|Nélio B Weiss||Philippe Jeffrey|
Accordingly, as from January 1 2014, qualifying legal entities with a gross annual revenue not exceeding BRL 78 million, or proportionally to the number of months the company is operational in a given calendar year (if less than 12 months), will be able to opt for computing income taxes in this manner.
Under the presumed profit method, taxable income is calculated on a quarterly basis and corresponds to a deemed profit margin applied over gross revenue, adjusted as determined by tax law.
Generally speaking, for IRPJ purposes, the statutory profit margin is defined as 8% of gross revenue for most commercial and manufacturing activities, over which the regular 25% IRPJ rate is applied (15% plus a surcharge of 10% on annual taxable income in excess of BRL 240,000).
For CSLL purposes, the presumed profit margin is defined as 12% for the same activities, over which the 9% rate is levied. For most services, the profit margin is set at 32% for both IRPJ and CSLL, although exceptions do apply.
The benefit of this method lies in its simplicity, as it disregards expenses and costs and also requires no transfer pricing adjustments for import transactions with related parties. It is usually advantageous for qualifying companies whose actual profit margins are higher than the statutory presumed profit margins.
Some companies, such as financial institutions, are prevented from using the presumed profit method and must compute taxable income under the actual profit method (lucro real).
In contrast, under the actual profit method, computed on either an annual (calendar year) or quarterly basis, taxable income is calculated over book results, adjusted by certain additions and exclusions, as determined by Brazilian legislation. Tax losses generated can be carried forward indefinitely, however, taxpayers may only compensate up to 30% of the taxable profit generated in a given year with accumulated losses.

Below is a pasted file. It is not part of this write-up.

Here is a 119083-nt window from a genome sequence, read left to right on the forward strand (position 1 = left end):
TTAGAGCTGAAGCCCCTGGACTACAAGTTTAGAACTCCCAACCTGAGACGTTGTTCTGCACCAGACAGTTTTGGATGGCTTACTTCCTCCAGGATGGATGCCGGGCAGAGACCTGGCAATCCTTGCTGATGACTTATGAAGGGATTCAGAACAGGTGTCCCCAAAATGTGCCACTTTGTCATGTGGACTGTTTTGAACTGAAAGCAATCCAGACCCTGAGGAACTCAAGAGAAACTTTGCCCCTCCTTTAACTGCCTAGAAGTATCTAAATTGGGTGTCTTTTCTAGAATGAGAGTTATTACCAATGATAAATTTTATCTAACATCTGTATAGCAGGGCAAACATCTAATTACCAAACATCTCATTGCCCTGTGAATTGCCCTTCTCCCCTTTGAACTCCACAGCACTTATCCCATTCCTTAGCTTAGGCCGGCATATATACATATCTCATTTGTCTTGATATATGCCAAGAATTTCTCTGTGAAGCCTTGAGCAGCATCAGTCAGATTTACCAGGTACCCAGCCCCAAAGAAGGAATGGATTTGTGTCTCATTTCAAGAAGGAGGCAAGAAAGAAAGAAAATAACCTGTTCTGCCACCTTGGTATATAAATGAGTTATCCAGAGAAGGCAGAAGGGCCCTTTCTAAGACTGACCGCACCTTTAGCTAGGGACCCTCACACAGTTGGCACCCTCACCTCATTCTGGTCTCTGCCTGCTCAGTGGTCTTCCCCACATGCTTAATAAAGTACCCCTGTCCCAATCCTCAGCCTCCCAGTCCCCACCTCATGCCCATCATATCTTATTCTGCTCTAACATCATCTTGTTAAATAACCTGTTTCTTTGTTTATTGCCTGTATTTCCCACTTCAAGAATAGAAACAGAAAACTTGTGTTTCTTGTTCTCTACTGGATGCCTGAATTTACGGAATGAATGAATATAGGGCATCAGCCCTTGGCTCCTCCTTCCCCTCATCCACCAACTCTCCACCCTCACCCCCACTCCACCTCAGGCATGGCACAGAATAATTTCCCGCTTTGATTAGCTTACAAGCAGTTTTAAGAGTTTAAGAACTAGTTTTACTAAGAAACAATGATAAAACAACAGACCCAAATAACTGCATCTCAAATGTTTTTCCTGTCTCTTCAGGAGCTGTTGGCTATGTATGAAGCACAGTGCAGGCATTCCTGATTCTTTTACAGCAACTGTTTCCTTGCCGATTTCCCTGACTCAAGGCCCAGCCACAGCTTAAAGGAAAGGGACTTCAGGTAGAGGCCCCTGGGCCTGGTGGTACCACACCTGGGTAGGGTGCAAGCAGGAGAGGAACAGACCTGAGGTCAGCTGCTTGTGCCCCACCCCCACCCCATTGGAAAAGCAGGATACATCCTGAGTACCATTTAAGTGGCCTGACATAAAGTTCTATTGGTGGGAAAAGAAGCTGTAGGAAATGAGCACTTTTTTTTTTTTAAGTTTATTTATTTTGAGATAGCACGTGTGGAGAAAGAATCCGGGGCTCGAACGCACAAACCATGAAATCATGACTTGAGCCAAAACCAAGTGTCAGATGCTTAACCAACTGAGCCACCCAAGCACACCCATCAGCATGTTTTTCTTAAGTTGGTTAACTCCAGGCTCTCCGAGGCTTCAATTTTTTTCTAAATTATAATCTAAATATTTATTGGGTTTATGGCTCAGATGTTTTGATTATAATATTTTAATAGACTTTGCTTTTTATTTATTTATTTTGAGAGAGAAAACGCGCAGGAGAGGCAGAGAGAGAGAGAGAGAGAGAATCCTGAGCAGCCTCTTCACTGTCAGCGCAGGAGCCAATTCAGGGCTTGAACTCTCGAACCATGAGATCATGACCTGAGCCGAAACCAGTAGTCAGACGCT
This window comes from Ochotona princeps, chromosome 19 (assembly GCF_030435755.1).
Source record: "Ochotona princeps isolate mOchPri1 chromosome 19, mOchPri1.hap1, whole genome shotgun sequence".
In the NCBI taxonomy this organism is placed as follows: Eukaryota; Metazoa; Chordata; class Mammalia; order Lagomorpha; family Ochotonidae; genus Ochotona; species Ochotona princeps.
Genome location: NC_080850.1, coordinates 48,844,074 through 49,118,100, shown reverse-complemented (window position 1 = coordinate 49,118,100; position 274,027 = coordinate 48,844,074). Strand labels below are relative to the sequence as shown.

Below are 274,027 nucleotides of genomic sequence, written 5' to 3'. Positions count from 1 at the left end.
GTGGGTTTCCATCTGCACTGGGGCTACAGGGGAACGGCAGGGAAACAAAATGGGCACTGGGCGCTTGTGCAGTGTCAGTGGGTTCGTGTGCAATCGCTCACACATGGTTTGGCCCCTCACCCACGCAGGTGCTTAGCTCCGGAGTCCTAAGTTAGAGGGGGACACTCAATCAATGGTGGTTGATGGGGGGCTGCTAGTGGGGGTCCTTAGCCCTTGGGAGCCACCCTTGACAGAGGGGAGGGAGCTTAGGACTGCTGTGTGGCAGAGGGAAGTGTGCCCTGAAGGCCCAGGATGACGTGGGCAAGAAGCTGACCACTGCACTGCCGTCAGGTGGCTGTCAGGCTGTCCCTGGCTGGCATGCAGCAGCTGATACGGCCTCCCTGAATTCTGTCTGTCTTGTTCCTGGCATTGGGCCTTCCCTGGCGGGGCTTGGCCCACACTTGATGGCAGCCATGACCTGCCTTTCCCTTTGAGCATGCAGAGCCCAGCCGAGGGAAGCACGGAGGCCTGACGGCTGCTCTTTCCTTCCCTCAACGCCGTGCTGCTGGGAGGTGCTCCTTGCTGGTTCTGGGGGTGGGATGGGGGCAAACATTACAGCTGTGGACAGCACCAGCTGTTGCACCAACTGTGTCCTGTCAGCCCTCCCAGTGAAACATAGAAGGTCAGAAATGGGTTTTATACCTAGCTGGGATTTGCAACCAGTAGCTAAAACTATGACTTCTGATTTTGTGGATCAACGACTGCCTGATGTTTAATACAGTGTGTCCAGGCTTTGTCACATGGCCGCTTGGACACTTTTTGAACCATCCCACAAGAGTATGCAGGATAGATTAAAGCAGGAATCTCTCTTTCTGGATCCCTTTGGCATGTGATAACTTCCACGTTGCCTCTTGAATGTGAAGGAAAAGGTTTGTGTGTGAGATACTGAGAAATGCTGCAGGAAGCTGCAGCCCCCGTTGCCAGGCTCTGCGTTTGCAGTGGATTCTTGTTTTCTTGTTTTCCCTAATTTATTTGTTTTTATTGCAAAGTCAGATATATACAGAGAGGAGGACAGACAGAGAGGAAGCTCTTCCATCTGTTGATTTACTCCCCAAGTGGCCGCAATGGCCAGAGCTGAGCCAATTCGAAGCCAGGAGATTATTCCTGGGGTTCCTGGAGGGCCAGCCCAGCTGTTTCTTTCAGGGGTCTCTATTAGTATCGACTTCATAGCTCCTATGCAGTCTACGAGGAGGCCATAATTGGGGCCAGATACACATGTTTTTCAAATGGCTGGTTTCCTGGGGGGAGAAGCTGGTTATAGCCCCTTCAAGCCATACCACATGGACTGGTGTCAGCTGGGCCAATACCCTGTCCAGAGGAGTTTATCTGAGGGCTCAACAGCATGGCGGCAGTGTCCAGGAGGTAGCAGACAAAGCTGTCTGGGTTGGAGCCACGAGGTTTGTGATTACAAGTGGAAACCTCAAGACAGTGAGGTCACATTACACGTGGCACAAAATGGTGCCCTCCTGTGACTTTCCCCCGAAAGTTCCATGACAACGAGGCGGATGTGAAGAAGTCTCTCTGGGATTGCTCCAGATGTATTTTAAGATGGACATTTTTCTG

The choice between the two tax regimes is largely left to the taxpayer, provided that the necessary legal requirements are met, and will depend on what is more advantageous for the company, considering all relevant aspects.
Changes to IOF rate over inflow of funds for certain investments
By means of Federal Decree No. 8.023/2013, published on June 5, the Brazilian government has reduced the rate of IOF (tax on financial transactions) from 6% to zero in cases of foreign exchange transactions for the inflow of funds into Brazil for investment in the financial and capital markets, which includes fixed-income investments as well as the purchase of government bonds.
Further, the reduction also applies to the inflow of funds for the purposes of constituting margins, as required by stock, commodities and futures exchanges.
In relation to variable income investments, the applicable IOF rate for inflow of funds into Brazil had already been reduced to zero as from December 1 2011.
These new provisions are effective immediately.
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